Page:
We Can Ensure Public Safety And Still Reduce Incarceration

By Jeffrey Bellin | February 3, 2023, 4:09 PM EST ·

Jeffrey Bellin
Jeffrey Bellin
Over the past three years, falling crime, court slowdowns related to the COVID-19 pandemic, and legal reforms have led to welcome reductions of the U.S.' prison and jail populations.[1]

For the first time in decades, the U.S. no longer leads the world in either the number of people incarcerated or incarceration rate; China and El Savador, respectively, now top those lists.

That said, we are still near the top in both categories, and the recent progress is fragile. Resistance to criminal justice reform is mounting, and the federal prison population actually grew in 2022.[2]

But it would be a mistake to reembrace the policies that led to mass incarceration.[3] Those policies often didn't make us safer and, in fact, make it harder to focus on the things, like preventing violence, that really matter.

The script behind the emerging push to double down on tough-on-crime policies is a familiar one. Politicians highlight reports of rising crime and suggest that violence is the logical result of reducing jail and prison populations.[4]

In truth, experts struggle to understand why crime goes up or down, and most changes are better explained by factors outside criminal law, like economic conditions, average population age and even environmental toxins.[5]

The best estimates are that the U.S.' embrace of mass incarceration over the past 50 years reduced crime by only a modest amount, and most of that benefit happened early on — meaning that the past decades of overimprisonment are more about politics than crime control.[6]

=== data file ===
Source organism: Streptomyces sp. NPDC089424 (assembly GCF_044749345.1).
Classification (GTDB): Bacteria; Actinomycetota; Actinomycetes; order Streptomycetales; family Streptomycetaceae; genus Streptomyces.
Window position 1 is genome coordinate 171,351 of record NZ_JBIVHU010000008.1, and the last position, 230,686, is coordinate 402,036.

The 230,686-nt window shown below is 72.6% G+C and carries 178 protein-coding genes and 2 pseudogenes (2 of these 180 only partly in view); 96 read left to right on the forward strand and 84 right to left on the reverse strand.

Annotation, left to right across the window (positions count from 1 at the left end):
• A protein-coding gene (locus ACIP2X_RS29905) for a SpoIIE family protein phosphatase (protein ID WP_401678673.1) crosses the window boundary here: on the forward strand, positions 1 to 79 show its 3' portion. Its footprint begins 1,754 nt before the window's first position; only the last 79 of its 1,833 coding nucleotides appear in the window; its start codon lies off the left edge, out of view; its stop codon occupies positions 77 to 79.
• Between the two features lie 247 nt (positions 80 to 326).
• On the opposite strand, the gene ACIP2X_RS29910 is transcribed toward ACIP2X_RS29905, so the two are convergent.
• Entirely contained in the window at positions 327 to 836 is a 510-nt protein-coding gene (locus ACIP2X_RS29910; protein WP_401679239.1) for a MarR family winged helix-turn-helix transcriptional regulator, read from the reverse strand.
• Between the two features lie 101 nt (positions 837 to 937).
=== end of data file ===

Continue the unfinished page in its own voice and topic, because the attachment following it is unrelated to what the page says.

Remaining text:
In addition to the undeniable suffering created by locking away almost 2 million human beings, there is a steep financial cost.[7] Between 1982 and 2010, the total amount spent by states on incarceration, including parole and probation, rose from $15 billion a year to $48.5 billion annually. Between 1980 and 2013, annual federal corrections spending grew from under $1 billion to almost $7 billion.[8]

That's why reducing jail and prison populations shouldn't be controversial. It is mass incarceration that is the radical, expensive and unproven government policy. And it is a policy that the country chose largely by accident.

In the early 1970s, this country's incarceration and crime rates were low and unremarkable. Then, a temporary crime spike spurred a new age of bipartisan penal severity.

From liberal former Sen. Ted Kennedy, D-Mass., to conservative evangelist Pat Robertson, Americans wanted tougher laws, tougher cops, tougher prosecutors and tougher judges.